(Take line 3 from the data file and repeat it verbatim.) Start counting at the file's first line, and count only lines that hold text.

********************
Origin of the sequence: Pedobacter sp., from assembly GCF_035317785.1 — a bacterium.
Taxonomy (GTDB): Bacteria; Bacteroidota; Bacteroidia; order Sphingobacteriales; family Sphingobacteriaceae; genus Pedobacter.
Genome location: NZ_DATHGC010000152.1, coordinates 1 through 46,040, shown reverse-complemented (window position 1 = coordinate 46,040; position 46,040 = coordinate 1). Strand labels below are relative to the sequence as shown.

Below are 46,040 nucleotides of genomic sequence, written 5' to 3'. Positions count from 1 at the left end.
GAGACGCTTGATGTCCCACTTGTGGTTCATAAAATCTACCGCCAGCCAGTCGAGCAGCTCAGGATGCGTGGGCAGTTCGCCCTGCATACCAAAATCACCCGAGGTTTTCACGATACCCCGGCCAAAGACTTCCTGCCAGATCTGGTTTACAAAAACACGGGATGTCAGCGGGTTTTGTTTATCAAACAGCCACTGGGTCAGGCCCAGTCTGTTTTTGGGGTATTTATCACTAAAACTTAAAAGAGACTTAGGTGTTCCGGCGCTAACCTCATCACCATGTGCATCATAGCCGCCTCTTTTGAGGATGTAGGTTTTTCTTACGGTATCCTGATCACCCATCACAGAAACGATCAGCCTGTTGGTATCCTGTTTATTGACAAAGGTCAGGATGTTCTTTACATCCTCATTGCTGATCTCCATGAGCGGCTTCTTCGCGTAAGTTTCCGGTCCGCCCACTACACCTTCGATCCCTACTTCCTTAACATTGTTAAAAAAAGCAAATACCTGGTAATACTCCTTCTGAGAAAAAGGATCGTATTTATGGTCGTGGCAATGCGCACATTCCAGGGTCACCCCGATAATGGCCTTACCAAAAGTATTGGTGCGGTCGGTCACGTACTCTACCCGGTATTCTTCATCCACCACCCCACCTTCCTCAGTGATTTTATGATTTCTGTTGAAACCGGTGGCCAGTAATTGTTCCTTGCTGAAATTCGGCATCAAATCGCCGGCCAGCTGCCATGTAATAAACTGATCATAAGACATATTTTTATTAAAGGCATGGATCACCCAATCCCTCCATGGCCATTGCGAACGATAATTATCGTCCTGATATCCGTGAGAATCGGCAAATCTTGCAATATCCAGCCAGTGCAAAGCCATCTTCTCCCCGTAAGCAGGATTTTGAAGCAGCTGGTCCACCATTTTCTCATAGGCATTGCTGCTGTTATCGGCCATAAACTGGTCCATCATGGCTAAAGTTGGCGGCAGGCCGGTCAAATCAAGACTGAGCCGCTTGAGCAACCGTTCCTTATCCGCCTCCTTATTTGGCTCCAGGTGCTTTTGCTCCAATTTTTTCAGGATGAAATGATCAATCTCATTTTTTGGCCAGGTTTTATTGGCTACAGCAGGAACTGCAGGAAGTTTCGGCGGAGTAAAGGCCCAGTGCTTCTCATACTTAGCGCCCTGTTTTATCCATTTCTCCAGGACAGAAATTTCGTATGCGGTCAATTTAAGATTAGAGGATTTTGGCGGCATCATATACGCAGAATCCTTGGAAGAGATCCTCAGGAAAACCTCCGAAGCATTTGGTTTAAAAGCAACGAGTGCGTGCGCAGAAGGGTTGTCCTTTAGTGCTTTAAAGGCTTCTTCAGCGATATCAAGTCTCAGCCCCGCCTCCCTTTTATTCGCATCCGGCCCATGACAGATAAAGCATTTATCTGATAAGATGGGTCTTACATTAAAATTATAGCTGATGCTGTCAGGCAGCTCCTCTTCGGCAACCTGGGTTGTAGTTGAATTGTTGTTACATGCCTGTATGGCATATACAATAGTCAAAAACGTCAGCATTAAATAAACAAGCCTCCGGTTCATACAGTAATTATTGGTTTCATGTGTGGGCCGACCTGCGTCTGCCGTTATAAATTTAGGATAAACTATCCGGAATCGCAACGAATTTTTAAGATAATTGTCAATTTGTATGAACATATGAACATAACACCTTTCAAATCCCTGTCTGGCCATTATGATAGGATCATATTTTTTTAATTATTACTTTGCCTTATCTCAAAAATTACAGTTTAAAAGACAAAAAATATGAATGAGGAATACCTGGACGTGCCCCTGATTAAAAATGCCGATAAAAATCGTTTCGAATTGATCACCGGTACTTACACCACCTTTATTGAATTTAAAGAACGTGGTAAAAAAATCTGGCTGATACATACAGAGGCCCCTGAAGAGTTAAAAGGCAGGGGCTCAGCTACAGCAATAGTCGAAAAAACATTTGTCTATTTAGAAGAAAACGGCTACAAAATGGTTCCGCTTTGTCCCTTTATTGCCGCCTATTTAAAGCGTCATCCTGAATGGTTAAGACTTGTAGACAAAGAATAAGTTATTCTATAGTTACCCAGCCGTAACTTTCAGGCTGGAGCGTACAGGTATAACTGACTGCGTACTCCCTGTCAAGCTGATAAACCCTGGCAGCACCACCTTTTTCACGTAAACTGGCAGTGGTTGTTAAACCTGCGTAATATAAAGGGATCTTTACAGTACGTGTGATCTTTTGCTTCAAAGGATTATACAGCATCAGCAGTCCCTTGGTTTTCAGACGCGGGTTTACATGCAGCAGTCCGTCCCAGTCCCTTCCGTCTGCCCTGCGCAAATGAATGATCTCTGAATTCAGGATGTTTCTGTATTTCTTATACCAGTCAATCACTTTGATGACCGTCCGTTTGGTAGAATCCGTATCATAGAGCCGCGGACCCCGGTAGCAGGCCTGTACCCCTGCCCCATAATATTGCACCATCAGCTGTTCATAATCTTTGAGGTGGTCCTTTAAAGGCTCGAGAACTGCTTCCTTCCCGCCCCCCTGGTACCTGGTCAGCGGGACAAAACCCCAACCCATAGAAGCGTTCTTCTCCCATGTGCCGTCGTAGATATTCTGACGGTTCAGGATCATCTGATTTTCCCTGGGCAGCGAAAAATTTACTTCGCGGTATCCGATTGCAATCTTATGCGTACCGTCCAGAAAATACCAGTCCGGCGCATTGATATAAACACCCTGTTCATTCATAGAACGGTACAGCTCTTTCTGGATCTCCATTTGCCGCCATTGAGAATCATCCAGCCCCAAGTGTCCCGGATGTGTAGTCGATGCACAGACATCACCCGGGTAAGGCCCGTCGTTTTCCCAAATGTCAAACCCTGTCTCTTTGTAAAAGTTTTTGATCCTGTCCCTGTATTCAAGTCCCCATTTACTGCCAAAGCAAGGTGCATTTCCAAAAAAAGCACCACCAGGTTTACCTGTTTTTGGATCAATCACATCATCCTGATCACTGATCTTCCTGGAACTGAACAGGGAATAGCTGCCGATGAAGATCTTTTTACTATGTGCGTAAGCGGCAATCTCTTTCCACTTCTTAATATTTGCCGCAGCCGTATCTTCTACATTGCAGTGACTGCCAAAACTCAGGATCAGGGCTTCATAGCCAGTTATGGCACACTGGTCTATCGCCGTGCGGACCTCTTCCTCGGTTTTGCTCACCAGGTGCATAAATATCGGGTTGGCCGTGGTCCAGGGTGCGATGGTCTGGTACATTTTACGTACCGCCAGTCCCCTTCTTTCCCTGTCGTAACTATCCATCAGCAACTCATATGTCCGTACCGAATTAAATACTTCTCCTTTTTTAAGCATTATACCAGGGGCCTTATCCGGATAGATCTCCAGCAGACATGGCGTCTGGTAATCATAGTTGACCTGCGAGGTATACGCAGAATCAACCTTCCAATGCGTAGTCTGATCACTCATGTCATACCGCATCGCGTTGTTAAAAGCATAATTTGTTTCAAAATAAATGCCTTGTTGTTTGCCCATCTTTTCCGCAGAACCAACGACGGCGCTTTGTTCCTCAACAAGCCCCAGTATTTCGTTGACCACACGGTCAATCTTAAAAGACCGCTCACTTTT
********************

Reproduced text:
Genome location: NZ_DATHGC010000152.1, coordinates 1 through 46,040, shown reverse-complemented (window position 1 = coordinate 46,040; position 46,040 = coordinate 1). Strand labels below are relative to the sequence as shown.